If the financial model for network television is broken, the lucrative international marketplace has served as a crutch helping to keep the mess on its feet.
But the major studios are now getting downright petrified that the strike could snap that crutch in two. And that could cripple the model further. Production and marketing costs are spiraling out of control.
Most big budget broadcast premieres launch at the exact same time. The counterintuitive development cycle keeps hammering network television.
Luckily, the international marketplace for U.S. shows has been on fire.
“We keep spending hundreds of millions of dollars on pilots that mostly don't see the light of day,” says one studio senior executive. “Foreign money has made us able to support this broken system.”
But industry executives are starting to fret that if a prolonged strike keeps them from delivering U.S. shows, foreign broadcasters will get used to life without American product, and that crucial revenue stream could dry up.
“We are all worried that they will produce more themselves or buy from elsewhere,” says another high-ranking studio executive. “We're really shooting ourselves in the foot here.”
Take a typical big network drama from a studio perspective. Let's say production costs are $3 million per episode. A license fee from a network might be in the neighborhood of half that. So the studio has to make up $1.5 million on the back end from revenue streams like international sales, domestic syndication to stations or cable, DVD and Internet.
That's where the foreign sales can be a big help. A $1 million per episode international sale quickly makes things look better.
That money is crucial, especially for serialized dramas like Heroes, which do well overseas but usually have relatively little value in domestic syndication compared to a close-ended series like a CSI. Because heavily-serialized shows are trickier for viewers to watch out of pattern, they often tend to bring in low six-figures per episode in the U.S., compared to well over a million dollars per for procedural hits.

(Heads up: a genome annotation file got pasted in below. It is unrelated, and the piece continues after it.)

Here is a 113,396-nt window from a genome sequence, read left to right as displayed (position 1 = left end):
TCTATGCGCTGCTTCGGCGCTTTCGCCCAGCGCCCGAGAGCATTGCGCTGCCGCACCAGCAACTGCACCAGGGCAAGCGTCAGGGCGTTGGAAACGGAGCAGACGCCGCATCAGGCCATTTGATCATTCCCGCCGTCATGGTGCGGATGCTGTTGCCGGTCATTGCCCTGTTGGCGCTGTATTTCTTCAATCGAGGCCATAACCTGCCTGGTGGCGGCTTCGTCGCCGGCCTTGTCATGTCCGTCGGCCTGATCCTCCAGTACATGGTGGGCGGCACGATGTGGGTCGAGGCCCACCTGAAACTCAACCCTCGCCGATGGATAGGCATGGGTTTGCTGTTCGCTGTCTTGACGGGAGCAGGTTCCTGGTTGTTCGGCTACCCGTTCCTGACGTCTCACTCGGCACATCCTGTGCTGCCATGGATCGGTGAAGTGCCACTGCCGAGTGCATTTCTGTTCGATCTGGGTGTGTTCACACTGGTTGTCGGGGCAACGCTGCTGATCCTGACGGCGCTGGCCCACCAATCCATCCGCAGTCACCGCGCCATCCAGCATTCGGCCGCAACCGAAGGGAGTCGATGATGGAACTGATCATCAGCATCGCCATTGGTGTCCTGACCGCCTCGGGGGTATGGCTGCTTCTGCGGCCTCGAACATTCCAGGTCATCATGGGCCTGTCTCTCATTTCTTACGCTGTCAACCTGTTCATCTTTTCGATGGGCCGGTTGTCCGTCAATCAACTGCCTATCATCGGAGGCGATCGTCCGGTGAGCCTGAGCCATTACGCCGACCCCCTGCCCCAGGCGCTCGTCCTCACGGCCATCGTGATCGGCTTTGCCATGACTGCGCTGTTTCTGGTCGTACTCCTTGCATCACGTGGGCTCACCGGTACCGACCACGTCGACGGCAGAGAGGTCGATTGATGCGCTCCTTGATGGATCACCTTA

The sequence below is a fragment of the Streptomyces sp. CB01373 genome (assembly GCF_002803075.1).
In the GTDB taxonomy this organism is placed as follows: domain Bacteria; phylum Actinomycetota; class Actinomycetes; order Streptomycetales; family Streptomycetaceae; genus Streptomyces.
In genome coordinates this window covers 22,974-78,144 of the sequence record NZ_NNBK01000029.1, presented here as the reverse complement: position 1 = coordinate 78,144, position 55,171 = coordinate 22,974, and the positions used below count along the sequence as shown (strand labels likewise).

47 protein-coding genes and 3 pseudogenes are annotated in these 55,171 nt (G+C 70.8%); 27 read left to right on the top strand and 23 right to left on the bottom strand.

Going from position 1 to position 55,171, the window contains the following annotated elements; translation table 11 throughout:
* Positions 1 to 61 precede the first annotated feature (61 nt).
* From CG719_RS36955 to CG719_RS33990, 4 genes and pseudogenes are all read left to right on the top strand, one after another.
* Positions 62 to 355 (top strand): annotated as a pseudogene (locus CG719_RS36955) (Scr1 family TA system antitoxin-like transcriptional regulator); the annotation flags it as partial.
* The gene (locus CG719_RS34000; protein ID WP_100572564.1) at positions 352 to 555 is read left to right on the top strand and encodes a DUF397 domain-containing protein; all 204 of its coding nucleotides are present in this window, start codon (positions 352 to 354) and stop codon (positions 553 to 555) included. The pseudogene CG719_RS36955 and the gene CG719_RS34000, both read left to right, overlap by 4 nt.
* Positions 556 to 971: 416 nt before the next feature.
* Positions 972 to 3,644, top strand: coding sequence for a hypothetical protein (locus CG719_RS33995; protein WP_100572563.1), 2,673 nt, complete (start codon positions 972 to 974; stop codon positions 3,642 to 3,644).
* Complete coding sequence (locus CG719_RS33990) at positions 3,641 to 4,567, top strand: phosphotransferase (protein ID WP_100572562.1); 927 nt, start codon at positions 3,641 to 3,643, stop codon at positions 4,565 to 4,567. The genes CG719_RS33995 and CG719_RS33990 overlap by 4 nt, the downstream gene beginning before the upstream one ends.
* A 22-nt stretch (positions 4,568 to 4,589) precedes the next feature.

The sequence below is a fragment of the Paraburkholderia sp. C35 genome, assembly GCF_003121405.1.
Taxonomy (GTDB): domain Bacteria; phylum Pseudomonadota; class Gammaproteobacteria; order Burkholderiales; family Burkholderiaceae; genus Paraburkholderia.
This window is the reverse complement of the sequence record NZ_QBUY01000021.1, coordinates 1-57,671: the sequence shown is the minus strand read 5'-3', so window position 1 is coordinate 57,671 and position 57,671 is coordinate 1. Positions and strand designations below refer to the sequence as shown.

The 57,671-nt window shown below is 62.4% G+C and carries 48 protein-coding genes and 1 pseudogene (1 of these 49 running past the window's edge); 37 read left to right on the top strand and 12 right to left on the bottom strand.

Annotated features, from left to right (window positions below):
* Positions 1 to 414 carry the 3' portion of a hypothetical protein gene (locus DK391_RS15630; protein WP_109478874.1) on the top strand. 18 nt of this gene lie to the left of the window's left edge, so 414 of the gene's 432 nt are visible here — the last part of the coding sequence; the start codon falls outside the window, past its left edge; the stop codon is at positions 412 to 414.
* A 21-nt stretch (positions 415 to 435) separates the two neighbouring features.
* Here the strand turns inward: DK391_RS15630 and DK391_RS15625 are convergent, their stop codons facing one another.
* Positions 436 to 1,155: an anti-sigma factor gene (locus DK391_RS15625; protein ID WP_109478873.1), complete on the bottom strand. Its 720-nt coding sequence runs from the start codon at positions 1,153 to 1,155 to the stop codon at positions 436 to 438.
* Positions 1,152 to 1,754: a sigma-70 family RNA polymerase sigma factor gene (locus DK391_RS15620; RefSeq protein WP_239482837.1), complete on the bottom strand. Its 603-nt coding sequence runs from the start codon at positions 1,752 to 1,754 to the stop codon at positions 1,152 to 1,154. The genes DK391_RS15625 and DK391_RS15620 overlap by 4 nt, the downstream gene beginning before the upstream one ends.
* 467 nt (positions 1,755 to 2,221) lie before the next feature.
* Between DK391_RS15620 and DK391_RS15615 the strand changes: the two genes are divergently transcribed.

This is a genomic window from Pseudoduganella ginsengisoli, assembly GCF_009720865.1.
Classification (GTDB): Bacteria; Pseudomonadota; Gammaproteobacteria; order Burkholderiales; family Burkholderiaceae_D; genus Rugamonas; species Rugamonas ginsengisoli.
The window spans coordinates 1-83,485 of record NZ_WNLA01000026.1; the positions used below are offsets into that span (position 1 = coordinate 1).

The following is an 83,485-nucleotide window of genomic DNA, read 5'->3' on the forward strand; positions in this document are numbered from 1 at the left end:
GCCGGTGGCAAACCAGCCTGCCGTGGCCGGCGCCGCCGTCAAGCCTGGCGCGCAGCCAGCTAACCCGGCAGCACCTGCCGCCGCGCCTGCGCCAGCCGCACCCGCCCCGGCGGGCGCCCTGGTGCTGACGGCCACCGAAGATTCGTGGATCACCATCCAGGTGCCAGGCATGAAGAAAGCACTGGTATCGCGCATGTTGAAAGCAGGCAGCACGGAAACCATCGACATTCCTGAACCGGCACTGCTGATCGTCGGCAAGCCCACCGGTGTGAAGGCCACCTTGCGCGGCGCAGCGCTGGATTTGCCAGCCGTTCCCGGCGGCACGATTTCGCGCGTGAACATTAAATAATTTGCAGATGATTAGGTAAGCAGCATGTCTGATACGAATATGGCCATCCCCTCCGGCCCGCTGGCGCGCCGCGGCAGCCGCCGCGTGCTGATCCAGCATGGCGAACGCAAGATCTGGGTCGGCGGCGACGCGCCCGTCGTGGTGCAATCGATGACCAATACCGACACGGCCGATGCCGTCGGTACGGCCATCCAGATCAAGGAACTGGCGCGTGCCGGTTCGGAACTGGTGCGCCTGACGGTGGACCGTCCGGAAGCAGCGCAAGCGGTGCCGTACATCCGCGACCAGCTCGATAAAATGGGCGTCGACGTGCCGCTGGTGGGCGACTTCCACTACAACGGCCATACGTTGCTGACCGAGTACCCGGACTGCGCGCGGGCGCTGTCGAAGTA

And while DVD sales tend to be stronger for serialized dramas, it nowhere near offsets the huge syndication difference compared to a close-ended hit. And it remains to be seen how the new technologies such as iTunes that give viewers more immediate ownership will affect the DVD marketplace.
Forget Internet revenue. Even most WGA members admit quietly there is little short-run money in it.
Comedies will be much less impacted simply because they command less money abroad. Because humor tends to have less of a shelf life and is more cultural, comedies might bring in $150,000-$200,000 per episode from overseas.
Last but hardly least, many international deals are structured based on delivering a minimum of 13 episodes. One studio executive talks of a current show that would command $850,000 per episode on the foreign market with 13 episodes, but only $150,000 per for anything less.
“This probably strengthens the writers' position,” says the executive. “Foreign buyers are already nervous and are calling me and asking how many episodes we can deliver this year.”
True, not everyone agrees the international sky is falling, as one European-based studio executive says that foreign broadcasters will wait for popular favorites like Heroes and Lost to return, because they are major pieces in their primetime lineups. Plus, replacing them is easier said than done.
“That way of thinking assumes there is sufficient local programming to offset the loss of the American shows,” the executive says. “That's not true.”
But suffice it to say plenty of people in high perches are nervous, as the international market drying up would be another blow to a business model that may be heading for a fall.